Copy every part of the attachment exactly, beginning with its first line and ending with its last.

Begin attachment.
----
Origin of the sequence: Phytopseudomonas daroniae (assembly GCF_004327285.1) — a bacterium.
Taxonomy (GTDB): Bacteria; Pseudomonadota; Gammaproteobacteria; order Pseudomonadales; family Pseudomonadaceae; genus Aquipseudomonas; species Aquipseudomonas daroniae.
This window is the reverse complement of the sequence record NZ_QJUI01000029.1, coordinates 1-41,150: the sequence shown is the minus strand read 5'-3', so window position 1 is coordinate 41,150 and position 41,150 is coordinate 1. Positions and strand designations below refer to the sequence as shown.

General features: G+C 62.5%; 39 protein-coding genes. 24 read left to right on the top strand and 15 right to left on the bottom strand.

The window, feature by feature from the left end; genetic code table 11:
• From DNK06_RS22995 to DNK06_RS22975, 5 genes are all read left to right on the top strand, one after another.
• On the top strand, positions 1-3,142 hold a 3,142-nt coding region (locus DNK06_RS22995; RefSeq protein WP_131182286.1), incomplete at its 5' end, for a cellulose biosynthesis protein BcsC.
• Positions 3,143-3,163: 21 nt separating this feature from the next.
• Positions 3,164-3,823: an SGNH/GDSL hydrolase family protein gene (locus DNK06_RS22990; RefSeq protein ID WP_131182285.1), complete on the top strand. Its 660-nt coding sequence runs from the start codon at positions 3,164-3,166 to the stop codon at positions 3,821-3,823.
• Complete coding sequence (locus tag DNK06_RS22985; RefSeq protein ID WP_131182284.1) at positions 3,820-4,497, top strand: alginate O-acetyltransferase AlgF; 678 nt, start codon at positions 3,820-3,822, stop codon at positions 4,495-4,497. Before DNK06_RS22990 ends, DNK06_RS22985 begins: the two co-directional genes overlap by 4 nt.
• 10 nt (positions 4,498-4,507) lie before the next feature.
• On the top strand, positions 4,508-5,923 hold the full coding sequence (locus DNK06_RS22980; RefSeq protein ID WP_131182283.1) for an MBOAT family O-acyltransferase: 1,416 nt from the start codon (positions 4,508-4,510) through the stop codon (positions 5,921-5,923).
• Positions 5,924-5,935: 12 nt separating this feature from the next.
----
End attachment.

Origin of the sequence: Phytopseudomonas daroniae (assembly GCF_004327285.1) — a bacterium.
Taxonomy (GTDB): Bacteria; Pseudomonadota; Gammaproteobacteria; order Pseudomonadales; family Pseudomonadaceae; genus Aquipseudomonas; species Aquipseudomonas daroniae.
This window is the reverse complement of the sequence record NZ_QJUI01000029.1, coordinates 1-41,150: the sequence shown is the minus strand read 5'-3', so window position 1 is coordinate 41,150 and position 41,150 is coordinate 1. Positions and strand designations below refer to the sequence as shown.

General features: G+C 62.5%; 39 protein-coding genes. 24 read left to right on the top strand and 15 right to left on the bottom strand.

The window, feature by feature from the left end; genetic code table 11:
• From DNK06_RS22995 to DNK06_RS22975, 5 genes are all read left to right on the top strand, one after another.
• On the top strand, positions 1-3,142 hold a 3,142-nt coding region (locus DNK06_RS22995; RefSeq protein WP_131182286.1), incomplete at its 5' end, for a cellulose biosynthesis protein BcsC.
• Positions 3,143-3,163: 21 nt separating this feature from the next.
• Positions 3,164-3,823: an SGNH/GDSL hydrolase family protein gene (locus DNK06_RS22990; RefSeq protein ID WP_131182285.1), complete on the top strand. Its 660-nt coding sequence runs from the start codon at positions 3,164-3,166 to the stop codon at positions 3,821-3,823.
• Complete coding sequence (locus tag DNK06_RS22985; RefSeq protein ID WP_131182284.1) at positions 3,820-4,497, top strand: alginate O-acetyltransferase AlgF; 678 nt, start codon at positions 3,820-3,822, stop codon at positions 4,495-4,497. Before DNK06_RS22990 ends, DNK06_RS22985 begins: the two co-directional genes overlap by 4 nt.
• 10 nt (positions 4,498-4,507) lie before the next feature.
• On the top strand, positions 4,508-5,923 hold the full coding sequence (locus DNK06_RS22980; RefSeq protein ID WP_131182283.1) for an MBOAT family O-acyltransferase: 1,416 nt from the start codon (positions 4,508-4,510) through the stop codon (positions 5,921-5,923).
• Positions 5,924-5,935: 12 nt separating this feature from the next.